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239 CD7 Chimeric Antigen Receptor T-Cell Therapy Bridging to Allogeneic Hematopoietic Stem Cell Transplantation Remarkably Improved Long-Term Disease-Free Survival in Refractory/Relapsed T-Cell Acute Lymphoblastic Leukemia/Lymphoma

Program: Oral and Poster Abstracts
Type: Oral
Session: 723. Allogeneic Transplantation: Long-Term Follow-Up and Disease Recurrence: Long-Term Survival and Survivorship From Clinical Trials And Observations
Hematology Disease Topics & Pathways:
Research, Lymphoid Leukemias, ALL, Biological therapies, Lymphomas, Clinical Research, Chimeric Antigen Receptor (CAR)-T Cell Therapies, T Cell lymphoma, Diseases, real-world evidence, Therapies, Lymphoid Malignancies, Transplantation
Saturday, December 9, 2023: 3:00 PM

Zhihui Li1*, Qinlong Zheng, MD2*, Keyan Yang2*, Teng Xu3*, Lei Wang1*, Xianxuan Wang1*, Xiaopei Wen1*, Yanzhi Song1*, Yongqiang Zhao1* and Tong Wu, MD4

1Department of Bone Marrow Transplantation, Beijing Gaobo Boren Hospital, Beijing, China
2Department of Medical Laboratory, Beijing Gaobo Boren Hospital, Beijing, China
3Department of Data Management, Beijing Gaobo Boren Hospital, Beijing, China
4Department of Bone Marrow Transplantation, Beijing Gobroad Boren Hospital, Beijing, China

Introduction: The prognosis of refractory/relapsed T-cell acute lymphoblastic leukemia/lymphoma (r/r T-ALL/LBL) is poor, and salvaged allogeneic hematopoietic stem cell transplantation (allo-HSCT) can only result in 20%-30% disease-free survival (DFS). Our previous clinical trials have shown that the patients with r/r T-ALL have achieved 90% complete remission (CR) with CD7 chimeric antigen receptor T cell (CART) therapy (Pan J. et al. JCO 2021), then quick received allo-HSCT to obtain 57% of 1-year DFS in 12 patients (Li ZH. et al. Transplantation and Cellular Therapy 2022).

Objectives: In current study, the long-term outcomes of allo-HSCT in r/r T-ALL/LBL after CD7 CART therapy in larger cohort are investigated, and compared with that chemotherapy only before allo-HSCT simultaneously. The risk factors for prognosis after allo-HSCT in this setting are also analyzed.

Methods: Between February 2018 and January 2023, total 90 patients with r/r T-ALL/LBL who underwent allo-HSCT in our hospital were included. The median age was 14 (2-65) years old. Somatic and germline gene mutations were detected by sequencing pre-transplant. Thirty-two (35.6%) patients were sensitive to chemotherapy and achieved CR before transplant (group A), and 58 (64.4%) cases were resistant to chemotherapy and in non-remission (NR) pre-HSCT. Forty-one of 58 patients in NR received CD7 CART before allo-HSCT (group B) and the rest 17 patients in NR underwent salvaged transplant (group C). Donor types included haploidential (60, 66.7%), unrelated (16, 17.8%) and identical sibling (14, 15.6%). Myeloablative conditioning regimens with either total body irradiation (TBI)/fludarabine (51, 56.7%) based or busulfan/fludarabine (39, 43.3%) based were applied. Antithymocyte globulin was used for haploidentical and unrelated transplants. Cyclosporine, mycophenolate mofetil and short-term methotrexate were employed for graft-versus-host disease (GVHD) prophylaxis.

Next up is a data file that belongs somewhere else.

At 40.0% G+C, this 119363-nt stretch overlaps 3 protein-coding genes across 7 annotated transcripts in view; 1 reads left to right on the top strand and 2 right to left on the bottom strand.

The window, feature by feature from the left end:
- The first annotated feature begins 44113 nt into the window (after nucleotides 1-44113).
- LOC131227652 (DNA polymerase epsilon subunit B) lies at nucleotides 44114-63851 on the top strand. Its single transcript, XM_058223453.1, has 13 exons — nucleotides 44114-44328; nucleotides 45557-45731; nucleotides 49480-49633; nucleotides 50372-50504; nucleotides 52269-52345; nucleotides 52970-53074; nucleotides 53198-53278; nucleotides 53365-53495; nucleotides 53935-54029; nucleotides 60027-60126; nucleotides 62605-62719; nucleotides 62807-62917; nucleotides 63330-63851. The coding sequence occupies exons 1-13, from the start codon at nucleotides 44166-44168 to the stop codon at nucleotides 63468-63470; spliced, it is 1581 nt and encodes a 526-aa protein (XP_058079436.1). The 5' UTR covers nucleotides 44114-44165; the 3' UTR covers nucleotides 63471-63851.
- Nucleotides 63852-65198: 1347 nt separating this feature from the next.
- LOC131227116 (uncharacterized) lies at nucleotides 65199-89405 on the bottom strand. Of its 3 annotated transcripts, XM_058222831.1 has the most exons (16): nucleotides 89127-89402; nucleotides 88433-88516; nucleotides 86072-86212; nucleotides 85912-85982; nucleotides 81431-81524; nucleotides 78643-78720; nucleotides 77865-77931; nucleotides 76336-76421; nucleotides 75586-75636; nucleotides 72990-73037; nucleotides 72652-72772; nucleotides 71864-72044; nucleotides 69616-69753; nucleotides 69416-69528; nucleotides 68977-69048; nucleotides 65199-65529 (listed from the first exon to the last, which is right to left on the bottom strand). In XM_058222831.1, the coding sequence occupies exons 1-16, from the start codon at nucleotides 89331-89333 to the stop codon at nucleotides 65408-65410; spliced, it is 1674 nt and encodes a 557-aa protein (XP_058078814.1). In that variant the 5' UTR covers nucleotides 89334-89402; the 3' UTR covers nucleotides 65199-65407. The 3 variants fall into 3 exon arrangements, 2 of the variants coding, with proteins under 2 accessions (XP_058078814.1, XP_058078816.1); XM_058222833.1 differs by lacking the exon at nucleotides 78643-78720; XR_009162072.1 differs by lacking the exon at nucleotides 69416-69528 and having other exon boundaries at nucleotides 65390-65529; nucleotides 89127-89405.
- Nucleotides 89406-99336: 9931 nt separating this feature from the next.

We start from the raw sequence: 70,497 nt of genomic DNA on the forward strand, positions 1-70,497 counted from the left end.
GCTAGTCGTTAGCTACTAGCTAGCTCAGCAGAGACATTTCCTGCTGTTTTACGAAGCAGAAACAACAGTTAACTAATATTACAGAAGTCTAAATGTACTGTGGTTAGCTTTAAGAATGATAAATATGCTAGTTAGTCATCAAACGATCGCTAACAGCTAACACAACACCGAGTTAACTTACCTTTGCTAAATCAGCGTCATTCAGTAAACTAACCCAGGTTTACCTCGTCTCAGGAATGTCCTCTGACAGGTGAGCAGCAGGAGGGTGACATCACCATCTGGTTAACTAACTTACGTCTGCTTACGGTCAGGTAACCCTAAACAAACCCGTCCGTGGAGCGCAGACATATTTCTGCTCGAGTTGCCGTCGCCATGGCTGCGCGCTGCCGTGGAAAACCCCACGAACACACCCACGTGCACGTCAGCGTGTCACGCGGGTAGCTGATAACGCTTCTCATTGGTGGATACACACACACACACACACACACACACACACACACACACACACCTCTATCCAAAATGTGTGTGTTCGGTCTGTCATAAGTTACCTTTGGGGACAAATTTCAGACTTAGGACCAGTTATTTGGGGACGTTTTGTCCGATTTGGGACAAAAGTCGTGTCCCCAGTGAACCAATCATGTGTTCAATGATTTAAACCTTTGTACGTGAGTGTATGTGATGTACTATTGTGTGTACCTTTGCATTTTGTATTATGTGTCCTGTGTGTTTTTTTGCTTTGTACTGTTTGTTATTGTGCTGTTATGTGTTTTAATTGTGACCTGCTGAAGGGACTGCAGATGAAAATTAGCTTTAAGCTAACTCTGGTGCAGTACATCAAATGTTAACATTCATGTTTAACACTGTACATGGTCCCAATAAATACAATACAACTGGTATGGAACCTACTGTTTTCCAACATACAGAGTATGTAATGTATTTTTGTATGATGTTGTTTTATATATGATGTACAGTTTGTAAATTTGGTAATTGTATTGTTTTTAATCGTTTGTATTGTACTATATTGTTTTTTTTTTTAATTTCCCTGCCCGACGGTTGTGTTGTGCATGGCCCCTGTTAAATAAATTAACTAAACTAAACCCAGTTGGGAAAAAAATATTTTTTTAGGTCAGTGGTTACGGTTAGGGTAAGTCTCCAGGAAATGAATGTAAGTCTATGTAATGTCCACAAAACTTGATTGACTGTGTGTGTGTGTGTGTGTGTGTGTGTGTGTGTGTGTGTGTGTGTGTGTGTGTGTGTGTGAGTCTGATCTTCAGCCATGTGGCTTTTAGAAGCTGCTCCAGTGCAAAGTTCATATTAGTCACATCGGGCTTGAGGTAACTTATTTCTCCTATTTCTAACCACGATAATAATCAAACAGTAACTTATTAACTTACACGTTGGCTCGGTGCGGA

Results: All patients achieved durable engraftment. No significant difference was found in the incidences of acute GVHD (aGVHD), chronic GVHD (cGVHD) and infections in 3 groups (p=0.612, p=0.091, p=0.649). With a median follow-up of 25.5 (19.6-32) months, 2-year overall survival (OS) in group B was similar to that in group A (54.4% vs. 69.9%, p=0.33) and much higher than that in group C (35.3%, p=0.0065), and 2-year DFS in group B was similar to that in group A (51.0% vs. 61.1%, p=0.24) and much higher than that in group C (17.6%, p=0.0029). No statistical difference was seen on transplant-related mortality (TRM) (17.3% vs. 9.8% vs. 11.8%, p=0.65) among group B, A, C. Two-year cumulative incidence of relapse in group B (31.7%) was similar to group A (29.0%), and much lower than that in group C (70.5%). The risk for relapse and death decreased remarkably in group B (p=0.0047) and group A (p=0.0003) compared with that in group C. NR before transplant (p=0.0062), aGVHD (p=0.013) and viral infections (p=0.047) were risk factors for relapse-related death, but TBI-based conditioning (p=0.01) was positive impact factor on OS. The most common somatic gene mutations were NOTCH1 (55.7%), JAK3 (18.0%), TP53 (16.4%), JAK1 (14.8%) and NRAS (14.8%). The most common germline gene mutations were EP300 (10.3%), ATM (8.6%), F7 (8.6%), KIT (8.6%) and NCF2 (8%). The patients with somatic TP53 or MED12 mutation had significantly higher risk for relapse and death (p=0.0018, p=0.0068). Germline gene mutations had no significant influence on prognosis post-transplant. Multivariate analysis had shown that CD7 CART (p=0.037), TBI-based conditioning (p=0.002) and cGVHD (p=0.004) were independent positive impact factors on OS, but aGVHD (p=0.034) and TP53 mutation (p=0.002) were independent negative impact factors for OS. Meanwhile, CD7 CART (p=0.005) and TBI-based conditioning (p=0.024) had positive impact on DFS, but TP53 mutation (p=0.02) also had negative impact on DFS.

Conclusions: Our study has demonstrated that CD7 CART followed by allo-HSCT has remarkably improved long-term DFS for chemotherapy-resistant T-ALL/LBL, and achieved comparable results in safety and efficacy with chemotherapy-sensitive disease post-transplant. Our study has also shown the profiles of somatic and germline gene mutations in r/r T-ALL/LBL, and identified some positive and negative impact factors for prognosis after transplant in this setting.

Disclosures: No relevant conflicts of interest to declare.

*signifies non-member of ASH